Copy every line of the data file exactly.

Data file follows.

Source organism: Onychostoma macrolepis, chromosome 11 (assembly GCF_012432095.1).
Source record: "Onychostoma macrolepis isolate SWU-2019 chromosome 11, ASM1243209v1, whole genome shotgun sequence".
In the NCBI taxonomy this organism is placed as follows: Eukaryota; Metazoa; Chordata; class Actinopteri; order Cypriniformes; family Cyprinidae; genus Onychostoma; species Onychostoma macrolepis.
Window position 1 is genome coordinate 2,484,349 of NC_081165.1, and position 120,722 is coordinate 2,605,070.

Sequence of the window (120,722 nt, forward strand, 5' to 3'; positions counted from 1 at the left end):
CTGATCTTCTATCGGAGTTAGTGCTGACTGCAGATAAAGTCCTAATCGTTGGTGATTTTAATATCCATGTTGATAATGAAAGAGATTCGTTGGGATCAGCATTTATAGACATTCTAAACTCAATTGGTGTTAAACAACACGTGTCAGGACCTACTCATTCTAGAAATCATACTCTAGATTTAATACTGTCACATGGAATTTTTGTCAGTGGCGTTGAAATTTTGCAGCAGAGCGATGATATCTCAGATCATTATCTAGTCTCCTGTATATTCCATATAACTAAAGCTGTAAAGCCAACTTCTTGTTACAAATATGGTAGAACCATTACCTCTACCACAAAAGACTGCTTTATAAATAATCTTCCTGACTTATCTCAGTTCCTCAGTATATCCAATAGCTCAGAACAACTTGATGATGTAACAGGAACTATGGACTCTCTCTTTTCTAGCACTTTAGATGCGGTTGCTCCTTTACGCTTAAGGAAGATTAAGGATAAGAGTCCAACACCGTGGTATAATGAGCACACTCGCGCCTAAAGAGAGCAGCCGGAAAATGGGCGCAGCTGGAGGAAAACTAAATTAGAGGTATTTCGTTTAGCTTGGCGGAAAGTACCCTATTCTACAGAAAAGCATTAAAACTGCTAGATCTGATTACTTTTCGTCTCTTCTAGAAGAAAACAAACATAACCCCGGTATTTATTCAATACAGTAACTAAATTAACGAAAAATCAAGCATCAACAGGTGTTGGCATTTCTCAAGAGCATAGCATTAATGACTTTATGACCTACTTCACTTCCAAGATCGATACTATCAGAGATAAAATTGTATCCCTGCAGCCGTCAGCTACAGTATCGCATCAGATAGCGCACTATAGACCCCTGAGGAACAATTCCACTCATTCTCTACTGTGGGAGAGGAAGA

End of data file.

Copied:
Source organism: Onychostoma macrolepis, chromosome 11 (assembly GCF_012432095.1).
Source record: "Onychostoma macrolepis isolate SWU-2019 chromosome 11, ASM1243209v1, whole genome shotgun sequence".
In the NCBI taxonomy this organism is placed as follows: Eukaryota; Metazoa; Chordata; class Actinopteri; order Cypriniformes; family Cyprinidae; genus Onychostoma; species Onychostoma macrolepis.
Window position 1 is genome coordinate 2,484,349 of NC_081165.1, and position 120,722 is coordinate 2,605,070.

Sequence of the window (120,722 nt, forward strand, 5' to 3'; positions counted from 1 at the left end):
CTGATCTTCTATCGGAGTTAGTGCTGACTGCAGATAAAGTCCTAATCGTTGGTGATTTTAATATCCATGTTGATAATGAAAGAGATTCGTTGGGATCAGCATTTATAGACATTCTAAACTCAATTGGTGTTAAACAACACGTGTCAGGACCTACTCATTCTAGAAATCATACTCTAGATTTAATACTGTCACATGGAATTTTTGTCAGTGGCGTTGAAATTTTGCAGCAGAGCGATGATATCTCAGATCATTATCTAGTCTCCTGTATATTCCATATAACTAAAGCTGTAAAGCCAACTTCTTGTTACAAATATGGTAGAACCATTACCTCTACCACAAAAGACTGCTTTATAAATAATCTTCCTGACTTATCTCAGTTCCTCAGTATATCCAATAGCTCAGAACAACTTGATGATGTAACAGGAACTATGGACTCTCTCTTTTCTAGCACTTTAGATGCGGTTGCTCCTTTACGCTTAAGGAAGATTAAGGATAAGAGTCCAACACCGTGGTATAATGAGCACACTCGCGCCTAAAGAGAGCAGCCGGAAAATGGGCGCAGCTGGAGGAAAACTAAATTAGAGGTATTTCGTTTAGCTTGGCGGAAAGTACCCTATTCTACAGAAAAGCATTAAAACTGCTAGATCTGATTACTTTTCGTCTCTTCTAGAAGAAAACAAACATAACCCCGGTATTTATTCAATACAGTAACTAAATTAACGAAAAATCAAGCATCAACAGGTGTTGGCATTTCTCAAGAGCATAGCATTAATGACTTTATGACCTACTTCACTTCCAAGATCGATACTATCAGAGATAAAATTGTATCCCTGCAGCCGTCAGCTACAGTATCGCATCAGATAGCGCACTATAGACCCCTGAGGAACAATTCCACTCATTCTCTACTGTGGGAGAGGAAGA